The Pence Perception Problem
Won't the real Mike Pence please stand up?
Mike Pence’s pitch in his campaign for President is going to look rather familiar:
In front of a group of more than a dozen high-dollar Republican donors and fundraisers gathered in Dallas earlier this month, former Vice President Mike Pence made a bold pitch: As a full-spectrum conservative with a proven record of accomplishment at all levels of public service, he was best positioned to win both the Republican nomination in 2024 and the general election.
As Pence prepares to launch his White House bid in the coming weeks, his allies want to amplify that message and cast him as a movement conservative more in the mold of Ronald Reagan than of Donald Trump. A new super PAC, called Committed to America, will support Pence through both a messaging campaign and what its organizers claim will be a robust ground game in early primary states.
“This campaign is going to reintroduce Mike Pence to the country as his own man, not as vice president, but as a true economic, social, and national security conservative—a Reagan conservative,” said Scott Reed, a veteran Republican strategist who helped start Committed to America.
The focus here is on what Mike Pence did as a Congressman and as Governor of Indiana. It separates what few things Pence is remembered for as Vice-President, mainly in his certification of the Presidential Election on January 6th, 2021.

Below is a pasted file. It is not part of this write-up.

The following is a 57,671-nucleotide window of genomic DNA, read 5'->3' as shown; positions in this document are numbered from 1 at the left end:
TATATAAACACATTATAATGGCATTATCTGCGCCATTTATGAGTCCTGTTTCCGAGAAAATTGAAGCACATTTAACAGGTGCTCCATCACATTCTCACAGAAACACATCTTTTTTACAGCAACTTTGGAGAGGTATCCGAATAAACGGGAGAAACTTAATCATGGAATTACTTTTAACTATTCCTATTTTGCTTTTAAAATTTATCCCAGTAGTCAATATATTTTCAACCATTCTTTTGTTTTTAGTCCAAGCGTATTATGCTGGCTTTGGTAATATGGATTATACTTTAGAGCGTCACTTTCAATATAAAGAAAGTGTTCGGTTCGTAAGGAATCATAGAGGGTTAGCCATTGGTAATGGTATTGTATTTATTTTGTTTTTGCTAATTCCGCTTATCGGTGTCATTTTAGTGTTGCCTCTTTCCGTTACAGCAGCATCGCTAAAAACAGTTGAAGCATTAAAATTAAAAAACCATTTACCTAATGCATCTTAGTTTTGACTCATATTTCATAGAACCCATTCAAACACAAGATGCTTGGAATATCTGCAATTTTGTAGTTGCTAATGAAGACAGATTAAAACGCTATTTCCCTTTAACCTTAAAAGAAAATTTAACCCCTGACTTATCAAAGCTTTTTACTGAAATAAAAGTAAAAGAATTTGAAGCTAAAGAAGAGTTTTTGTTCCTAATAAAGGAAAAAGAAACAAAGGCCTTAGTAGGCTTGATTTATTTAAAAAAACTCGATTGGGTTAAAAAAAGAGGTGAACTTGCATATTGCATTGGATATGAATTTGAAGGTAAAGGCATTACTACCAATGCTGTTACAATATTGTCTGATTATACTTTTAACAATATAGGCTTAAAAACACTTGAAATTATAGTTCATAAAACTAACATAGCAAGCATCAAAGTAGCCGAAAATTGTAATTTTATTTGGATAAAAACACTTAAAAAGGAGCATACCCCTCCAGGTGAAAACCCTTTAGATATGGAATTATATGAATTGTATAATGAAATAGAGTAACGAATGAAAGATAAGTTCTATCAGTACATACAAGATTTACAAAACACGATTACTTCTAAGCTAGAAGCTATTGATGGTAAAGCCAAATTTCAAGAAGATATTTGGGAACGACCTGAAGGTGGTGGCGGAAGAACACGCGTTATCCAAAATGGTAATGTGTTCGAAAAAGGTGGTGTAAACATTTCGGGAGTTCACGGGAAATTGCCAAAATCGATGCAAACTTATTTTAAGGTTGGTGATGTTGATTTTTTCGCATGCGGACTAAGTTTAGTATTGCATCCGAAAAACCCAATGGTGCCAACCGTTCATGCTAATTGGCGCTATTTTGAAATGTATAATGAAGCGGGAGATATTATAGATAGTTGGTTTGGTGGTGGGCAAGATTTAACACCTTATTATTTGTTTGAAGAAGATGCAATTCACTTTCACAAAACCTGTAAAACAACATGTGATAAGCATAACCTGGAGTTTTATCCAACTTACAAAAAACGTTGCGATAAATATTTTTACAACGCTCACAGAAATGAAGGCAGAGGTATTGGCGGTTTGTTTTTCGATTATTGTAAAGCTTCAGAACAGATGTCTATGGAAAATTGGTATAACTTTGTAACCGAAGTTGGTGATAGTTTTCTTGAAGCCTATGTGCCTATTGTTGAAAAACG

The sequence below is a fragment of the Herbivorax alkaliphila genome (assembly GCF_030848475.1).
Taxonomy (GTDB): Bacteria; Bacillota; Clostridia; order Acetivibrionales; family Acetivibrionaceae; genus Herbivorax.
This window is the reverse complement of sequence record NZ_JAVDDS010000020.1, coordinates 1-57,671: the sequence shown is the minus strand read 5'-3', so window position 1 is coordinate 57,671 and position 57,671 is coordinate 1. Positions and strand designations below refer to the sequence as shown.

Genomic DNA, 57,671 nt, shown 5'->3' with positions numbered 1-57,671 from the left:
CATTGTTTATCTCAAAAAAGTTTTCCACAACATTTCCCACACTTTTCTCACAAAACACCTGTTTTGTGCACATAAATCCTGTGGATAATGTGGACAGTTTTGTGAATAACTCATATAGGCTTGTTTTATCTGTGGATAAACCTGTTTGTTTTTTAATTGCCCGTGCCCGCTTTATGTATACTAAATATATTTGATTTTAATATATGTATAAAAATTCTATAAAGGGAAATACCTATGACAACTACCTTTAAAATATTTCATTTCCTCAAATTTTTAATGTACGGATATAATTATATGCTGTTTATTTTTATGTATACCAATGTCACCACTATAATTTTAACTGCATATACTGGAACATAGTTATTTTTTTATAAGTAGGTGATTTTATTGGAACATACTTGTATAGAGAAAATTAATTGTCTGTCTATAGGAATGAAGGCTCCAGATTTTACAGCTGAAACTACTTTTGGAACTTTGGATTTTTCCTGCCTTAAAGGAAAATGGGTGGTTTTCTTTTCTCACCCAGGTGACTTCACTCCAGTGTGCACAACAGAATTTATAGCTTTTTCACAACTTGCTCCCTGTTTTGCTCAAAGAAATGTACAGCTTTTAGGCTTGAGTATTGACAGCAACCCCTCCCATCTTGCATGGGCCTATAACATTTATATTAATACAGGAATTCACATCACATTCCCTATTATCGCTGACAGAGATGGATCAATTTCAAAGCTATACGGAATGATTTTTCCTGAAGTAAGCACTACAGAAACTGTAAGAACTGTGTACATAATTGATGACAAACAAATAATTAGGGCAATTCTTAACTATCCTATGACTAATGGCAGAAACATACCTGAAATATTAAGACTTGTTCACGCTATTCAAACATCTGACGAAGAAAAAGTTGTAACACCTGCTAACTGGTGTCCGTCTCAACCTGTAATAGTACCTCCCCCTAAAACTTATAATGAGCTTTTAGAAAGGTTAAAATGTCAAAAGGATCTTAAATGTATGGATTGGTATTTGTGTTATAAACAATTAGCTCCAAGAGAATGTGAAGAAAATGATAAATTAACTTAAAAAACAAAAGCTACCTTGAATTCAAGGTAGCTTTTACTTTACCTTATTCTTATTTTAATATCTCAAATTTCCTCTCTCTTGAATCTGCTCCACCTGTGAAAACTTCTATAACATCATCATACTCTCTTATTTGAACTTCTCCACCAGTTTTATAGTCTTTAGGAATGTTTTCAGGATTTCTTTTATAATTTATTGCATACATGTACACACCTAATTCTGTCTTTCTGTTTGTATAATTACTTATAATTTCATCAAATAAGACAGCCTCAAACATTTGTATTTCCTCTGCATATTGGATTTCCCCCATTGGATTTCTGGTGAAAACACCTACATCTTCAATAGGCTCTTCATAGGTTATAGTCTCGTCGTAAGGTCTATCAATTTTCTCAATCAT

But Pence has a perception problem. At least among the voters for whom he would appeal in a Republican primary.
Mike Pence’s career as an elected official, prior to his acceptance of the Vice-Presidential nomination from Donald Trump, is precisely what Scott Reed says it was. He was a true economic conservative. He was a true social conservative. He was a conservative who cared about our national defense and our
Pre-2016 Mike Pence is the prototype of what a modern conservative should be.
The problem, of course, is the Mike Pence, Donald Trump’s right-hand man. The guy who sat by quietly while Donald Trump increased the size of government, exploded the national debt, and signed Red Flag laws. The guy who stayed at a Trump property that was hours away from his destinations in Ireland when on an official visit as Vice-President. The guy who stood by Trump despite the Access Hollywood video, the Charlottesville rally, the Bible photo-op, and two impeachment trials.
So which one is the real Mike Pence?
The problem that Pence will have is that the real Mike Pence is likely the guy who was a member of Congress and was Governor of Indiana. But his time as Vice-President is the time most prominent thing in the minds of Republicans, both friend and foe of Trump.
Mike Pence would be a far more appropriate person to be a Presidential nominee than Donald Trump ever was. But the road to the convention in Milwaukee next year is going to be a very bumpy one indeed.